Education can prevent the devastating effect of invasive species introductions on our lakes and streams.
Most anglers recognize a balance of aquatic plants and algae is important for maintaining
a healthy lake with an abundance of fish. Some anglers prefer more or less plants, but
most realize an out-of-balance system is harmful to all.
Aquatic plants provide the important ecosystem service of filtering water, giving shelter
to fish and invertebrates, and offering a target for recreational anglers. “There is nothing
like the anticipation of a strike when working a topwater lure or poppin-bug over
submersed vegetation… Every twitch of the bait keeps an angler on edge, ready for that
sudden and explosive strike that pumps adrenaline through your veins at the speed of
Complex aquatic cycles exist in our lakes and streams and vary
as much as ocean cycles, albeit on a smaller scale. To simplify
things, anglers who fish across the U.S. categorize waterbodies
based on five groups: natural lakes, highland reservoirs,
lowland reservoirs, riverine, and tidal systems. Food chains in
natural lakes tend to be dominated by the growth cycles of
aquatic plants and algae. Reservoirs, riverine, and tidal systems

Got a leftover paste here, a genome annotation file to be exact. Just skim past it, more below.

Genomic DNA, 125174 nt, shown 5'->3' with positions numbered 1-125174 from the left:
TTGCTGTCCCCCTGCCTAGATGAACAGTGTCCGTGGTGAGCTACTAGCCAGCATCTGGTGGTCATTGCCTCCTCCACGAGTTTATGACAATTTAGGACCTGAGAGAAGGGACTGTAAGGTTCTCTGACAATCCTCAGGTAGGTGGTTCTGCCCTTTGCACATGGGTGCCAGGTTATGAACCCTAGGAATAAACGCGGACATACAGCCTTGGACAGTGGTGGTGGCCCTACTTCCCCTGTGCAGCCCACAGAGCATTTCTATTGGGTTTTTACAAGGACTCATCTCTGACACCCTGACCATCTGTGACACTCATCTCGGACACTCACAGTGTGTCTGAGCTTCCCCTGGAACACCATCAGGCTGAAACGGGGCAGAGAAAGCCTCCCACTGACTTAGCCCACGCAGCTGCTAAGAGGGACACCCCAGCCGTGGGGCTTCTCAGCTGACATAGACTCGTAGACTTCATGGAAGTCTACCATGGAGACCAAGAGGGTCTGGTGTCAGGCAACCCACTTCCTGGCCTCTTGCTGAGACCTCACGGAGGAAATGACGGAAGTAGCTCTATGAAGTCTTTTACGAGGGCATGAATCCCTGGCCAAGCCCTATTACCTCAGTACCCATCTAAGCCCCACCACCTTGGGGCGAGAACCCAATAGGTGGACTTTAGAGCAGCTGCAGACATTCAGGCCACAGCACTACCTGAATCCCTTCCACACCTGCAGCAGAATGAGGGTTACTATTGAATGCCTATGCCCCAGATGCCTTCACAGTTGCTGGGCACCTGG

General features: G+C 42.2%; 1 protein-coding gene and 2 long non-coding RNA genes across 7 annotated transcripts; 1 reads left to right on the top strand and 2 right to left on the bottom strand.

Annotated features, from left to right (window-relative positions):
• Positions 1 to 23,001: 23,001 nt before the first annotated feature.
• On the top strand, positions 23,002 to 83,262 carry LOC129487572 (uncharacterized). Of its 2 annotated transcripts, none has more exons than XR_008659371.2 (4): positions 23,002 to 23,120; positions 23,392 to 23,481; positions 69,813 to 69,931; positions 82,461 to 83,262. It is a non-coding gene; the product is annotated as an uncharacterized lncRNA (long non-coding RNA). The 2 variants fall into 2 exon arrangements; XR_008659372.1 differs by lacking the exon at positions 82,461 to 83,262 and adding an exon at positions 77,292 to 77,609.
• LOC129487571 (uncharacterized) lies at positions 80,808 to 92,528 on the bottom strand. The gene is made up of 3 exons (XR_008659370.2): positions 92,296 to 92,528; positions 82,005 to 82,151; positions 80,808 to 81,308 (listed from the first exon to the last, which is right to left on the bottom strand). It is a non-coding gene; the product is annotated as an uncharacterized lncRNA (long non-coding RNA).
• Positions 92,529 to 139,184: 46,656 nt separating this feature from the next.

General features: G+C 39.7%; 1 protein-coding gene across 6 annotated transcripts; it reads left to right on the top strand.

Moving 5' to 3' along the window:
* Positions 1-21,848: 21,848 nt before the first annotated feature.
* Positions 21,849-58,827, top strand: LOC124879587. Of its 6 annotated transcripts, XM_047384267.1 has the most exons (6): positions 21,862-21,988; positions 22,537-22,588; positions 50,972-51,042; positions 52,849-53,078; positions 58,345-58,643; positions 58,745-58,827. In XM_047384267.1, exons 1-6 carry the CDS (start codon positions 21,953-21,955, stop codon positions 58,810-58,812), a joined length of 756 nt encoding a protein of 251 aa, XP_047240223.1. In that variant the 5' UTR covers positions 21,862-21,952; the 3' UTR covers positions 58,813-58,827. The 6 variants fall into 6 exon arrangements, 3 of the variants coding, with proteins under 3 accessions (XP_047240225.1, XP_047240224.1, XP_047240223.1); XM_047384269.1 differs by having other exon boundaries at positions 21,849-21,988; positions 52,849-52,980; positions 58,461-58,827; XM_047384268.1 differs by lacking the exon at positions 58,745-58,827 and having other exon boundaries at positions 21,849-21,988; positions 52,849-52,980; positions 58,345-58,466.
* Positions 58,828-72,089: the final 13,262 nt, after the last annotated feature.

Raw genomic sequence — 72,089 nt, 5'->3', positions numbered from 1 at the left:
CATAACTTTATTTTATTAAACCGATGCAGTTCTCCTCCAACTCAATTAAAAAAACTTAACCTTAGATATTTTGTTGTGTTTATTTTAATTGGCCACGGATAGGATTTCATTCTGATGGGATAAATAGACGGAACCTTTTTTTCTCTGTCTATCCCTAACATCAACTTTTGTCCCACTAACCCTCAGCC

all tend to be driven by sediment and algal-based food webs
that ebb and flow with currents and nutrient levels.
The abundance and diversity of aquatic life in our lakes, such as crawfish, midges, fish,
and fowl, are dependent on the proper balance of food chains. The Aquatic Ecosystem
Restoration Foundation (AERF) facilitates the progressive
understanding of nuisance and invasive species to ultimately
provide us a better understanding of how to protect this delicate
balance. Encroachment of a single invasive species can easily
damage our lakes like a locus scourge on a Kansas wheat field.
Educating the public about the dangers of accidental introductions
of plants, harmful algae, and other invasive species must continue.
Without this knowledge, anglers like you and me could unknowingly
cause the spread of nuisance species and the eventual demise of the
natural resources we enjoy.
Please share the word about invasive species and visit the AERF
website for publications and more in-depth information
Jeff Holland, Bassmaster
Southern Open professional
bass angler and Limnologist.